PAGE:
A parent’s guide to knowing your rights and navigating the process.
It’s December 2013. My husband and I sit around a tiny table in a brightly decorated preschool classroom—we’re nervous newbies at our first IEP meeting for our son Kaleb, who has Down syndrome. Joining us are Kaleb’s future preschool team and our speech therapist from Early Intervention, who has volunteered to help us navigate this huge transition. Unsure what my role is, I wait quietly for someone to begin, secretly wishing we could just go on enjoying therapy from the comfort of our living room.
Only days before I’d stood at the front door of our house, Kaleb in my arms, and watched our beloved EI coordinator walk away for the last time, my teary-eyed smile and tentative wave revealing how uncertain the future felt.
Ask any parent navigating this transition with their child with special needs and you will hear stories full of uncertainty. By the time Kaleb approached his third birthday (the age at which children transition from in-home to school-based services), we’d gotten earfuls of IEP tales from other parents, ranging from success to disaster. I wondered, what’s the secret to success? Five IEPs into Kaleb’s school journey, two things consistently stand out: Know your rights and build trusting relationships with your child’s education team.
Knowing Your Rights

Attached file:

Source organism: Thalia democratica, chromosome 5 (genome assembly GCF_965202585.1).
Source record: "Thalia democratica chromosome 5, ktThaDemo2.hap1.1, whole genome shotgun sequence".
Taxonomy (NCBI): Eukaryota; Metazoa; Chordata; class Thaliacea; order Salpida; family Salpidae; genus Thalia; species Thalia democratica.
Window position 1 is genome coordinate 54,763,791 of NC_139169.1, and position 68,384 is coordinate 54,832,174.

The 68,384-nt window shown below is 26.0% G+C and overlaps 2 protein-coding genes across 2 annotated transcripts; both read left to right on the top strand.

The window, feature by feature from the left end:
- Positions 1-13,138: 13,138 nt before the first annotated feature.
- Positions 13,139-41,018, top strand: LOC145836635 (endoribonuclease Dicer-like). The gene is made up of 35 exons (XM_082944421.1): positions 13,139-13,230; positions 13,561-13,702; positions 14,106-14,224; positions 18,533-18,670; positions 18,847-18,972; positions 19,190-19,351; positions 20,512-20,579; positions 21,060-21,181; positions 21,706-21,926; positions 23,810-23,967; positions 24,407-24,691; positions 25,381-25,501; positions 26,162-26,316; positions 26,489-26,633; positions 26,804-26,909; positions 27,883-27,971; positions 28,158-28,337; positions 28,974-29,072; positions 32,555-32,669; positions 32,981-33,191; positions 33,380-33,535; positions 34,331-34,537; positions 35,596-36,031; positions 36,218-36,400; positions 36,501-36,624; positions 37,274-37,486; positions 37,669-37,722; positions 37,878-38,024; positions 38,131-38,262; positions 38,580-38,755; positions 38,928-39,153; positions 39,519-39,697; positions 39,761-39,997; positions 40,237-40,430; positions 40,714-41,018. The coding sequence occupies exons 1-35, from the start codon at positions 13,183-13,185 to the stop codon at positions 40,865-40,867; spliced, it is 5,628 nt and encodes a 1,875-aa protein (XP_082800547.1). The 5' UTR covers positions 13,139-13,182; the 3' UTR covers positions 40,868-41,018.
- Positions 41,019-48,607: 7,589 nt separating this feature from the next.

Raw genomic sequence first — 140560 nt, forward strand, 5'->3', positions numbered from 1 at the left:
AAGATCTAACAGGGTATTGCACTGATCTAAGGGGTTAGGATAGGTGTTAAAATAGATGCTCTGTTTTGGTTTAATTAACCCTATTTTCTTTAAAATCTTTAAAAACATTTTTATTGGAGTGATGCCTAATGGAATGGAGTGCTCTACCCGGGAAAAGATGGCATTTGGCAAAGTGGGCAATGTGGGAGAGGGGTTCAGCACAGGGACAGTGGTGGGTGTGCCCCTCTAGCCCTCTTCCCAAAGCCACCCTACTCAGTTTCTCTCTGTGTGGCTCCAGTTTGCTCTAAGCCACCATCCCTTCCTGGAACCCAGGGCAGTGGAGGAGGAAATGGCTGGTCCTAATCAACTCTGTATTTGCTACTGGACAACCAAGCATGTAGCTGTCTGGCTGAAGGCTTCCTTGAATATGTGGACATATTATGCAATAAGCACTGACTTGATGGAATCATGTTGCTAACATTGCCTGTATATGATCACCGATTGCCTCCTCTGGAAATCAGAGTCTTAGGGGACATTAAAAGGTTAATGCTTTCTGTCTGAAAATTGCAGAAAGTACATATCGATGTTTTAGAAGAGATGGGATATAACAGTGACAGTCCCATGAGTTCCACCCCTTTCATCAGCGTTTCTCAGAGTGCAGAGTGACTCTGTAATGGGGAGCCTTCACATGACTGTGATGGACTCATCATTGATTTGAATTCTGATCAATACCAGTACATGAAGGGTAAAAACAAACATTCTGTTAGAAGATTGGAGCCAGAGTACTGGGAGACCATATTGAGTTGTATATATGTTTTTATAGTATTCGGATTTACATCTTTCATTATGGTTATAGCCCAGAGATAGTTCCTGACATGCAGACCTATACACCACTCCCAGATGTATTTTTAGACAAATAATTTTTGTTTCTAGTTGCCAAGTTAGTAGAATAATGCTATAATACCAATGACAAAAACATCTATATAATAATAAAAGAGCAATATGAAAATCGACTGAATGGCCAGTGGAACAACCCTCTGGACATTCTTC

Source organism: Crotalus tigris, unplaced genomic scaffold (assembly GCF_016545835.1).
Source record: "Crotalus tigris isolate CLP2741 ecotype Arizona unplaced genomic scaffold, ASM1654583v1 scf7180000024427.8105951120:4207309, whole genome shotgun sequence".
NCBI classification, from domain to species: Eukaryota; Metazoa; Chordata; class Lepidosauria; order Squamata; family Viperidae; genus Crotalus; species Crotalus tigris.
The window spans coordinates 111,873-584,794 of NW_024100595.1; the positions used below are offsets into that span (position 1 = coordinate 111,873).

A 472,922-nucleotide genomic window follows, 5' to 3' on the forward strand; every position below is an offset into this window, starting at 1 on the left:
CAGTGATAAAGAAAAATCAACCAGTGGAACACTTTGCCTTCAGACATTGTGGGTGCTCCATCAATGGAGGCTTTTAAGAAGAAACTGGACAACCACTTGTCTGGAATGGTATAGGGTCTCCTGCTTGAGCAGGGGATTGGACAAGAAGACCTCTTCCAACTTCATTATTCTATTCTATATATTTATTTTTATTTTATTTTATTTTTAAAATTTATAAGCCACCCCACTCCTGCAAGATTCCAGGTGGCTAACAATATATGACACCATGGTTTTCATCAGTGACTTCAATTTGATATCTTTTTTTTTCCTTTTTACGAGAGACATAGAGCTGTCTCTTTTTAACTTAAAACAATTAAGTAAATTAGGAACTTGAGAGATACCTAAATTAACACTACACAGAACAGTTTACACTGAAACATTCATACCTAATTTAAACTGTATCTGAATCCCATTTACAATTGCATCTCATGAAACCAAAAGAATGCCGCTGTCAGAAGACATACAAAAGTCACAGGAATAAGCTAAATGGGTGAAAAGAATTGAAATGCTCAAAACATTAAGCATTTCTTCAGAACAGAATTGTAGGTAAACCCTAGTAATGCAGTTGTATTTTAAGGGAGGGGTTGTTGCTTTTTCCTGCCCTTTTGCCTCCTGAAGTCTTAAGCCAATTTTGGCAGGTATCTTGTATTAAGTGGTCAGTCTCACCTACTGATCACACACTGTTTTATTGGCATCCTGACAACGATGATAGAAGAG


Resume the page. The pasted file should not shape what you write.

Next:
Understanding what your child is entitled to can be complex, since an IEP is just what its acronym reveals—an individualized education plan. It’s a legal document that outlines a child’s specific diagnosis and education goals. It also provides a “service delivery grid” detailing the exact units of service required for a child to reach these goals, along with any unique information about the child that might impact success.
Knowing how to read these documents can be hard enough; understanding your role in helping shape them can be even tougher. Many states have non-profit organizations that help parents make the first leap into the IEP process by holding workshops that teach basic rights and what resources are available at town, state, and federal levels. These workshops are indispensable when preparing for that first meeting with your child’s education team. We attended our first one through the Massachusetts non-profit Federation for Children with Special Needs when Kaleb was 2.
Since Kaleb received a diagnosis of Down syndrome at birth, we knew the IEP process was a certain part of our future. But what if you’re not sure if your child is eligible for IEP services? You need a diagnosis first. Formal testing through your pediatrician and public school system help determine eligibility.
To determine eligibility, schools ask: Is there a disability? Does it impact access to the curriculum, access to the physical setting, or participation in the life of the school? If the answer to these questions is yes, special educators ask what instruction and supports are necessary to help students make effective progress. Greg Rosenthal, Director of Pupil Services for the Northbridge Public School system, says that educators rely on data to determine recommendations.
“Data. I preach data--and data from multiple windows,” he said. “Teams determine eligibility, but we gather data from formal testing, classroom teachers, families, and when they’re old enough, students themselves.”